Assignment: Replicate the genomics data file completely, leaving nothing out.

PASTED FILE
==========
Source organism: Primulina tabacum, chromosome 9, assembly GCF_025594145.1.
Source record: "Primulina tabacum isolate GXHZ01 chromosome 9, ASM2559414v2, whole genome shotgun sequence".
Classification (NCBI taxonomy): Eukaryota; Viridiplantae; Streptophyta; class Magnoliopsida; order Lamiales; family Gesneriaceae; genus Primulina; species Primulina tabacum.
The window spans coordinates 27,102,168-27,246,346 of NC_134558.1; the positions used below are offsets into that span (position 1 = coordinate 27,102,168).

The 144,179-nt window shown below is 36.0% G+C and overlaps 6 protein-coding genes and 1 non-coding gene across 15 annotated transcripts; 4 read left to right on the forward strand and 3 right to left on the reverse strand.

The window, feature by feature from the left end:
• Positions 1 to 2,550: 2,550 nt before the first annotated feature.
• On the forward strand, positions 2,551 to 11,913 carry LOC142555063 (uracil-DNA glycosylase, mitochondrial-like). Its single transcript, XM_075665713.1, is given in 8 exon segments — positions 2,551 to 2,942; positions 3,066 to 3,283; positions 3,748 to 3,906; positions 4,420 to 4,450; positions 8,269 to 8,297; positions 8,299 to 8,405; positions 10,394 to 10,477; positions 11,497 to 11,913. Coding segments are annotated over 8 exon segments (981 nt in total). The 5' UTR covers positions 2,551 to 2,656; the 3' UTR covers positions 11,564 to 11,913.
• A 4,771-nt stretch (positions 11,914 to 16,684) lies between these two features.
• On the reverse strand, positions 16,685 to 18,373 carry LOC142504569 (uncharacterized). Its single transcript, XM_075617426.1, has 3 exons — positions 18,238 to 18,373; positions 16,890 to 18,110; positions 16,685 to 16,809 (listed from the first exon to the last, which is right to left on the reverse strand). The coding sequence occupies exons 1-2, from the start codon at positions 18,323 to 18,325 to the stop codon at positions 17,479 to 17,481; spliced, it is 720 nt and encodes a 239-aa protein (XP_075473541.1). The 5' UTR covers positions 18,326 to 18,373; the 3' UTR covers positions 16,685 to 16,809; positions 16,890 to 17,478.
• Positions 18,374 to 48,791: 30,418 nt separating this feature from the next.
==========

Source organism: Primulina tabacum, chromosome 9, assembly GCF_025594145.1.
Source record: "Primulina tabacum isolate GXHZ01 chromosome 9, ASM2559414v2, whole genome shotgun sequence".
Classification (NCBI taxonomy): Eukaryota; Viridiplantae; Streptophyta; class Magnoliopsida; order Lamiales; family Gesneriaceae; genus Primulina; species Primulina tabacum.
The window spans coordinates 27,102,168-27,246,346 of NC_134558.1; the positions used below are offsets into that span (position 1 = coordinate 27,102,168).

The 144,179-nt window shown below is 36.0% G+C and overlaps 6 protein-coding genes and 1 non-coding gene across 15 annotated transcripts; 4 read left to right on the forward strand and 3 right to left on the reverse strand.

The window, feature by feature from the left end:
• Positions 1 to 2,550: 2,550 nt before the first annotated feature.
• On the forward strand, positions 2,551 to 11,913 carry LOC142555063 (uracil-DNA glycosylase, mitochondrial-like). Its single transcript, XM_075665713.1, is given in 8 exon segments — positions 2,551 to 2,942; positions 3,066 to 3,283; positions 3,748 to 3,906; positions 4,420 to 4,450; positions 8,269 to 8,297; positions 8,299 to 8,405; positions 10,394 to 10,477; positions 11,497 to 11,913. Coding segments are annotated over 8 exon segments (981 nt in total). The 5' UTR covers positions 2,551 to 2,656; the 3' UTR covers positions 11,564 to 11,913.
• A 4,771-nt stretch (positions 11,914 to 16,684) lies between these two features.
• On the reverse strand, positions 16,685 to 18,373 carry LOC142504569 (uncharacterized). Its single transcript, XM_075617426.1, has 3 exons — positions 18,238 to 18,373; positions 16,890 to 18,110; positions 16,685 to 16,809 (listed from the first exon to the last, which is right to left on the reverse strand). The coding sequence occupies exons 1-2, from the start codon at positions 18,323 to 18,325 to the stop codon at positions 17,479 to 17,481; spliced, it is 720 nt and encodes a 239-aa protein (XP_075473541.1). The 5' UTR covers positions 18,326 to 18,373; the 3' UTR covers positions 16,685 to 16,809; positions 16,890 to 17,478.
• Positions 18,374 to 48,791: 30,418 nt separating this feature from the next.